EMG

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EMG

  1. 1. Electromyography A practical guide to understanding muscle activity 1
  2. 2. Muscle function • Muscles are the physiological motors of the human body • Kinematics and kinetics give us a good indication of the muscle groups • For increased specificity we measure a muscles activity during gait 2
  3. 3. Electromyography • Definition of Electromyography (EMG) – Electromyography (EMG) is the detection and recording of the electrical signal produced by muscle tissue as it contracts. 3
  4. 4. Muscle activation (sEMG) • Measurement of electrical signals within the muscle with two electrodes • A summation of the action potentials generated during contractions due to a change in the cell’s membrane potential • The size of the signal is dependent on the number and frequency of firing of motor units 4
  5. 5. Why measure sEMG? • Measuring the muscle activity during gait allows: – an indication to whether the muscle is active – to see relative changes in timing of the muscles – to assess motor control and coordination – to determine any evidence of spasticity – to evaluate muscle function post-surgical transfer 5
  6. 6. EMG does not tell us: • The strength of the muscle • What type of movement the signal represents • Whether the activity is compensatory or the primary abnormality. 6
  7. 7. Electromyography • EMG includes the – Detection – Amplification – Recording – Processing and analysis – Interpretation • Three ways of recording the signals • Surface electromyography (sEMG) most popular 7
  8. 8. How to measure sEMG • Positioning the patient 8 Recommendations: www.seniam.org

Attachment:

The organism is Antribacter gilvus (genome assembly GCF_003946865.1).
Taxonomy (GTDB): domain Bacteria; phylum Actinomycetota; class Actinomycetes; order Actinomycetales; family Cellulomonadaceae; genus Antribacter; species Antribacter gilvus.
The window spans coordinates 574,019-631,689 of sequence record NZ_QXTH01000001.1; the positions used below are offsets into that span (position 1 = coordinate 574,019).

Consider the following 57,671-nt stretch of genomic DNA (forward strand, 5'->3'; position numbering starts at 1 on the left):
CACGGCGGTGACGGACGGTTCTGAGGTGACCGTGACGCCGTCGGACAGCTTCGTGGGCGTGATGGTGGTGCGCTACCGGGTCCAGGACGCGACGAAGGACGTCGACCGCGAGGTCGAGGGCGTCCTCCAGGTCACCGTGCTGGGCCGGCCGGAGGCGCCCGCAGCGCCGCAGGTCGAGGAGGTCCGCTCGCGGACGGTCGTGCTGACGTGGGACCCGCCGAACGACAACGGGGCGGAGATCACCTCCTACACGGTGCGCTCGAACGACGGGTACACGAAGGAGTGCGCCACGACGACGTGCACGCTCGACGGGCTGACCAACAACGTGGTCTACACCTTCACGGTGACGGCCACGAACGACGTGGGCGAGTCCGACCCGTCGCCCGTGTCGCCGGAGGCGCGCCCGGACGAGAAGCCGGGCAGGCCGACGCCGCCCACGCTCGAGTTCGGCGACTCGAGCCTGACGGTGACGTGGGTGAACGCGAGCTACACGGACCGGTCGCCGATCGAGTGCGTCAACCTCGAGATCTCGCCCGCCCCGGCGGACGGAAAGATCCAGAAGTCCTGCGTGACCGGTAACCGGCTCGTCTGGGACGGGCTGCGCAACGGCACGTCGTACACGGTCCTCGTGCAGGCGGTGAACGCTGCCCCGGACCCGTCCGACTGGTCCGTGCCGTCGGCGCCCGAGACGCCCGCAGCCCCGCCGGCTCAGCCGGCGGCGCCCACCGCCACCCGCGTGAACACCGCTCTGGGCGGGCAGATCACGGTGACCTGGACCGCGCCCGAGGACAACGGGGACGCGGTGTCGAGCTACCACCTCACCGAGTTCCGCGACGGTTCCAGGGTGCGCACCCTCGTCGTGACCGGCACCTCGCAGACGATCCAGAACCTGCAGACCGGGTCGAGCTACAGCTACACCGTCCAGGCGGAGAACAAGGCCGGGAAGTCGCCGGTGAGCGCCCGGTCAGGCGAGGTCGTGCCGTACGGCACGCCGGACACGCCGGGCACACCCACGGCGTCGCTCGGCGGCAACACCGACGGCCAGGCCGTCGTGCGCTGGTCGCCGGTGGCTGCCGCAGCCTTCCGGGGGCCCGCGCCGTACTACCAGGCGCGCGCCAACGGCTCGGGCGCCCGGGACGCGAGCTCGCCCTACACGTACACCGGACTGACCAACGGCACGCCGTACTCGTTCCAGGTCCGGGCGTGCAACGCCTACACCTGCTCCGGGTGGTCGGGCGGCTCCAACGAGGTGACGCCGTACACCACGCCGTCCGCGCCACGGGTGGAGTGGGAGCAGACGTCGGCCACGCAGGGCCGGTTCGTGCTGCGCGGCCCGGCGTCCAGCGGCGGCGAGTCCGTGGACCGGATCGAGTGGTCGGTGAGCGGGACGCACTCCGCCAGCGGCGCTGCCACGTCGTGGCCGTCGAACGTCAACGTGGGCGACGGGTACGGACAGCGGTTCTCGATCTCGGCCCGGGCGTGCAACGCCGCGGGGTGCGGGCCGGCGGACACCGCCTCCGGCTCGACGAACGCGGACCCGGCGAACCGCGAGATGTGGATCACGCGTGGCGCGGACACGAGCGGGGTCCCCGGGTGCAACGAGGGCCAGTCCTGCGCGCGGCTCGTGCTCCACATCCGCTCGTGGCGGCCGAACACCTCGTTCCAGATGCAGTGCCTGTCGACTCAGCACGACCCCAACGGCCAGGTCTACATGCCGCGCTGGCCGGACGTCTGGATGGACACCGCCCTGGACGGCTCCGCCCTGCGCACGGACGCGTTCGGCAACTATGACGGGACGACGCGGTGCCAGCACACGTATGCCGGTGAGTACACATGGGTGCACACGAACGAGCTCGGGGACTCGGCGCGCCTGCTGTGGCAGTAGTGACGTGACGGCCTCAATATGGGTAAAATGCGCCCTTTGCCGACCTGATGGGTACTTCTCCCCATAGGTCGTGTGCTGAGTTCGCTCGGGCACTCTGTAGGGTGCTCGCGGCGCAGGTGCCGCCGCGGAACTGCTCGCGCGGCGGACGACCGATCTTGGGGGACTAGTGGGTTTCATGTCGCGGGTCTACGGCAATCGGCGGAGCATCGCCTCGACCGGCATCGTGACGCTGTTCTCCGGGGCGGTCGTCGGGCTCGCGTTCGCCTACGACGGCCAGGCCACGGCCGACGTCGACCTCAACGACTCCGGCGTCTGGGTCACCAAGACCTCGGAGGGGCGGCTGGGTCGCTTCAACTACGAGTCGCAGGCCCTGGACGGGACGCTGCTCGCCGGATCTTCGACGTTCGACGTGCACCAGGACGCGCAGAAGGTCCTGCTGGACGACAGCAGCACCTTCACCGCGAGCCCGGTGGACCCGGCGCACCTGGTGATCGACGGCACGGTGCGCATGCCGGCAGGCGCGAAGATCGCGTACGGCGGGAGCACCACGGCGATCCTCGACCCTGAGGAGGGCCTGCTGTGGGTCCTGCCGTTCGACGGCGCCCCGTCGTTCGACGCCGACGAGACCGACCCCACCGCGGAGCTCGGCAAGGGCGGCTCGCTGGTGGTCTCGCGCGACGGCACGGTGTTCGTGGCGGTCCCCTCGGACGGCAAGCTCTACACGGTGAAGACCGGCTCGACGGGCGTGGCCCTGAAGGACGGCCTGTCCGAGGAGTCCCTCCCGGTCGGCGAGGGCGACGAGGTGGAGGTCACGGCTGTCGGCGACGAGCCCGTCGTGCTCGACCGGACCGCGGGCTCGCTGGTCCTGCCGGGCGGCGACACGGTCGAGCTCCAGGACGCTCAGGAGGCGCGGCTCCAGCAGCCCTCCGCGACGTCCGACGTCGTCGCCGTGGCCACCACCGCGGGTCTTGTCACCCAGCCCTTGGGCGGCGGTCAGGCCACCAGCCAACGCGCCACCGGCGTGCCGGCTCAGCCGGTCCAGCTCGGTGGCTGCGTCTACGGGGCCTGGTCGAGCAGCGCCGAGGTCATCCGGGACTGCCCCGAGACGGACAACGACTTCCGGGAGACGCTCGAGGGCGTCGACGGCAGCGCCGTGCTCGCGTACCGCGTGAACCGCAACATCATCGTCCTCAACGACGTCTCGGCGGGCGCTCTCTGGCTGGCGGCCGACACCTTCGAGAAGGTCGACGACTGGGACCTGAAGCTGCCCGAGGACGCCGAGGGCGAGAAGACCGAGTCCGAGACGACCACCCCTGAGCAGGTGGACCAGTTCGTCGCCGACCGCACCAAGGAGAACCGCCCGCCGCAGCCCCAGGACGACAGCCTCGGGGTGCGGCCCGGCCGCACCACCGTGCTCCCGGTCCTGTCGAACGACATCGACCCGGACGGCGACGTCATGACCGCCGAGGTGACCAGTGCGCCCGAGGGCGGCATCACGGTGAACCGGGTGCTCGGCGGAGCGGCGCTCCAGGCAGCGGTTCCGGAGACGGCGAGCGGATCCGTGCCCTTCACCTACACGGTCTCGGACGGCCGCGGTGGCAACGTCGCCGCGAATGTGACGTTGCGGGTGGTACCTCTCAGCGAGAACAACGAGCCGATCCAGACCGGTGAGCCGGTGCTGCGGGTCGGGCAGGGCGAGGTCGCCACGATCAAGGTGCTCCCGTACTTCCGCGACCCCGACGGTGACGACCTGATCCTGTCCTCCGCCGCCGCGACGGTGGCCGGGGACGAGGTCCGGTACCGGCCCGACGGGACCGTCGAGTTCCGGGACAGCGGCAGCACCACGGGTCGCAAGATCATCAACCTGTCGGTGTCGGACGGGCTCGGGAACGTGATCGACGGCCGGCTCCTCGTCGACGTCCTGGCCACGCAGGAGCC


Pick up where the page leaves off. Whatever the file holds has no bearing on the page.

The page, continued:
9. 9. How to measure sEMG • Determine the electrode location Recommendations: www.seniam.org 9
  10. 10. How to measure sEMG • Skin preparation 10 Recommendations: www.seniam.org
  11. 11. How to measure sEMG • Place and fix the electrodes securely 11 Recommendations: www.seniam.org
  12. 12. Fine Wire EMG • Determine Position 12
  13. 13. How to measure sEMG • Test the connection and accuracy of the placement 13 Recommendations: www.seniam.org
  14. 14. Processing the signal • Raw signal 14 Not active active
  15. 15. Processing the signal • Rectified signal 15 Not active active
  16. 16. Processing the signal • Muscle timings 16 smoothed & rectified signal threshold Onset Off
  17. 17. Processing the signal • Filtered 17 Not active active
  18. 18. Processing the signal • Fatigue 18
  19. 19. Factors that affect sEMG signal • Impedance of the tissue • Cross-talk between muscles • Changes in geometry between muscle and electrodes • External noise • All of these can be reduced using the 3P’s – Position, Preparation and Placement of the electrodes 19
  20. 20. Repeatability and Interpretation of EMG data 20 • Very few studies in the general literature • Displayed the same way as general gait data • Normalisation methods need to be appropriate • sEMG alongside kinematics and kinetics can offer further details about muscle function • However, many labs choose specific individuals
  21. 21. Demonstration Demonstration of sEMG and fwEMG 21

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